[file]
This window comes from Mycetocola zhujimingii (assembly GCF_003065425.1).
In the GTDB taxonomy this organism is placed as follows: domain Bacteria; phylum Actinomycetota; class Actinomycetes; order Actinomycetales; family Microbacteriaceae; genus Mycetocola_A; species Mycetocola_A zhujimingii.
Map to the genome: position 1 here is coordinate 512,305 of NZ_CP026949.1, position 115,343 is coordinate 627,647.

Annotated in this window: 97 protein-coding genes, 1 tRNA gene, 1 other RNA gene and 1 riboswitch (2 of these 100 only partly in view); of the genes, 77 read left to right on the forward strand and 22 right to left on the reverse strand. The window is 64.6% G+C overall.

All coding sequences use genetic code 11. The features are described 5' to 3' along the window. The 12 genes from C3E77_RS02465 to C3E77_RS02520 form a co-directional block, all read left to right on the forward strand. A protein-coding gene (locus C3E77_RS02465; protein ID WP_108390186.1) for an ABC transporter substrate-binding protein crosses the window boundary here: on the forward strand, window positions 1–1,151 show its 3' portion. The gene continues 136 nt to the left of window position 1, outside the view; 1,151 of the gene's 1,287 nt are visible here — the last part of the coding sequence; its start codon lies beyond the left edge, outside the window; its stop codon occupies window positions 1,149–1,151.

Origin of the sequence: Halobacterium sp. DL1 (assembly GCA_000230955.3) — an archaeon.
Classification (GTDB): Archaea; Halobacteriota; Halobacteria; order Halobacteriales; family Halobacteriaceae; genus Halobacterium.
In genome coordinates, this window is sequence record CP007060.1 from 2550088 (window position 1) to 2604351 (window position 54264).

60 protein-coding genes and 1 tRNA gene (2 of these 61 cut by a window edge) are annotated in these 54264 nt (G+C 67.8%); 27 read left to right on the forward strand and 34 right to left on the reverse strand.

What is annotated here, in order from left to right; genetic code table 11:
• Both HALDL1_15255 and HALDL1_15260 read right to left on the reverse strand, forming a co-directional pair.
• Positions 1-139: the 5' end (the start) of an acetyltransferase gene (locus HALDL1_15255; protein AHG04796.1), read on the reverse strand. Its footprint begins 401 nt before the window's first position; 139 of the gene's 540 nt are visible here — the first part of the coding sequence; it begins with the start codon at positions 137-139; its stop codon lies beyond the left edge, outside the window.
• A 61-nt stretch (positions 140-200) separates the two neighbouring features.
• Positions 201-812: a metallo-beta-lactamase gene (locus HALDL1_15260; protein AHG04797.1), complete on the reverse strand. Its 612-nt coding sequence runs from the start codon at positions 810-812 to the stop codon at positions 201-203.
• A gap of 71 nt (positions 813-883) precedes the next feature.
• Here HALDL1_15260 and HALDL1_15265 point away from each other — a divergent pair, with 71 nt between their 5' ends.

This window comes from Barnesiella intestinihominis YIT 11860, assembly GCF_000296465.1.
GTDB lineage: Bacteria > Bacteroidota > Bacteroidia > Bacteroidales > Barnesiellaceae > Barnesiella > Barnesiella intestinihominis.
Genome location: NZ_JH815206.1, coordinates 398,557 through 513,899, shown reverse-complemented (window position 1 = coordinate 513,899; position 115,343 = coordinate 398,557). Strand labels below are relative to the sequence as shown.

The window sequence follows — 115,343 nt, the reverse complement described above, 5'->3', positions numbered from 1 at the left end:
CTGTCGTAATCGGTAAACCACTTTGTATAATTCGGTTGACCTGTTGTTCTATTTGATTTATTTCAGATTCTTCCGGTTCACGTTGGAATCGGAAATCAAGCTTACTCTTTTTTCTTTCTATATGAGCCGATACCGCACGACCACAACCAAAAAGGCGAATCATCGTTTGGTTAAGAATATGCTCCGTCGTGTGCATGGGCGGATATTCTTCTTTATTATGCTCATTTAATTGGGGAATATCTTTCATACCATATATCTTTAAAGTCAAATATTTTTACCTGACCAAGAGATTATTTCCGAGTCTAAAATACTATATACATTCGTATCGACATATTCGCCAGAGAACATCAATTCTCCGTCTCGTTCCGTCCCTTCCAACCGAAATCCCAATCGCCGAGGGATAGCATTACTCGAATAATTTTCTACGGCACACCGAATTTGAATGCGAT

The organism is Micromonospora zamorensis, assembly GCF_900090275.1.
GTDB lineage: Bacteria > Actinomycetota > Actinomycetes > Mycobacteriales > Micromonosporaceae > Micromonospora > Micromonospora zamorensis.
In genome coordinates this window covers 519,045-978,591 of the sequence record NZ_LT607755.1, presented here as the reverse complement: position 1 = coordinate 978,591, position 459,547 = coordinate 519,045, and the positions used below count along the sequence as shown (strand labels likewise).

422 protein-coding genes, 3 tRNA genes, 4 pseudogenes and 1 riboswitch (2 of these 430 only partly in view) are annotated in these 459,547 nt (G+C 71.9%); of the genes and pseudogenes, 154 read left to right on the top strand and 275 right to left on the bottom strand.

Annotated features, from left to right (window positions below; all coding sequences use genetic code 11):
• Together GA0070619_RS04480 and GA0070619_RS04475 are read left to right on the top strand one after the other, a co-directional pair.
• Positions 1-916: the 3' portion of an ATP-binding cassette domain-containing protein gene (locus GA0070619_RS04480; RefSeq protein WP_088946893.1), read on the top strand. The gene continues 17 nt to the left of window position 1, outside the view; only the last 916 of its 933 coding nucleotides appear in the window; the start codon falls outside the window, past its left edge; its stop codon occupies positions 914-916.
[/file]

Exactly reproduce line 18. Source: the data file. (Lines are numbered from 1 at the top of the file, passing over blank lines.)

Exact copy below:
GTDB lineage: Bacteria > Bacteroidota > Bacteroidia > Bacteroidales > Barnesiellaceae > Barnesiella > Barnesiella intestinihominis.